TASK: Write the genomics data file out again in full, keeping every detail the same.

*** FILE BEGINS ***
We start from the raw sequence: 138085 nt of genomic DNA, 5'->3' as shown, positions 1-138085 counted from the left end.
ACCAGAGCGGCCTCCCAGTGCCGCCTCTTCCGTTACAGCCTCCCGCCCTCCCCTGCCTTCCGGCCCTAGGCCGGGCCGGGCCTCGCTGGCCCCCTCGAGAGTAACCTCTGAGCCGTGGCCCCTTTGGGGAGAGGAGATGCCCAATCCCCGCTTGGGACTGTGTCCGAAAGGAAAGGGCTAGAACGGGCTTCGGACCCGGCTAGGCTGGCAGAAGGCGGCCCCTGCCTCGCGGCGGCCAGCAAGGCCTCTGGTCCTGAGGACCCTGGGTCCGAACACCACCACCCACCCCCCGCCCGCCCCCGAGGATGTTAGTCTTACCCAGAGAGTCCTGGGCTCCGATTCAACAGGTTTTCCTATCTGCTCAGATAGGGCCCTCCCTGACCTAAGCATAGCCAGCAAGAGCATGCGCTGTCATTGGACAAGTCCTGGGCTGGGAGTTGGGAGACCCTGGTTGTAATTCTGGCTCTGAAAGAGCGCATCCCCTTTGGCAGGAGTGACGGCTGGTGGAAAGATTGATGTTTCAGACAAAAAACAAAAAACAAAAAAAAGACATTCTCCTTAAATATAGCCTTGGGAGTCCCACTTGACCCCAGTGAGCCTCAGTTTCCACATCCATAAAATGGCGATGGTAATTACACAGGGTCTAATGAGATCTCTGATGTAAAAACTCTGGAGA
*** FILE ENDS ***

We start from the raw sequence: 138085 nt of genomic DNA, 5'->3' as shown, positions 1-138085 counted from the left end.
ACCAGAGCGGCCTCCCAGTGCCGCCTCTTCCGTTACAGCCTCCCGCCCTCCCCTGCCTTCCGGCCCTAGGCCGGGCCGGGCCTCGCTGGCCCCCTCGAGAGTAACCTCTGAGCCGTGGCCCCTTTGGGGAGAGGAGATGCCCAATCCCCGCTTGGGACTGTGTCCGAAAGGAAAGGGCTAGAACGGGCTTCGGACCCGGCTAGGCTGGCAGAAGGCGGCCCCTGCCTCGCGGCGGCCAGCAAGGCCTCTGGTCCTGAGGACCCTGGGTCCGAACACCACCACCCACCCCCCGCCCGCCCCCGAGGATGTTAGTCTTACCCAGAGAGTCCTGGGCTCCGATTCAACAGGTTTTCCTATCTGCTCAGATAGGGCCCTCCCTGACCTAAGCATAGCCAGCAAGAGCATGCGCTGTCATTGGACAAGTCCTGGGCTGGGAGTTGGGAGACCCTGGTTGTAATTCTGGCTCTGAAAGAGCGCATCCCCTTTGGCAGGAGTGACGGCTGGTGGAAAGATTGATGTTTCAGACAAAAAACAAAAAACAAAAAAAAGACATTCTCCTTAAATATAGCCTTGGGAGTCCCACTTGACCCCAGTGAGCCTCAGTTTCCACATCCATAAAATGGCGATGGTAATTACACAGGGTCTAATGAGATCTCTGATGTAAAAACTCTGGAGA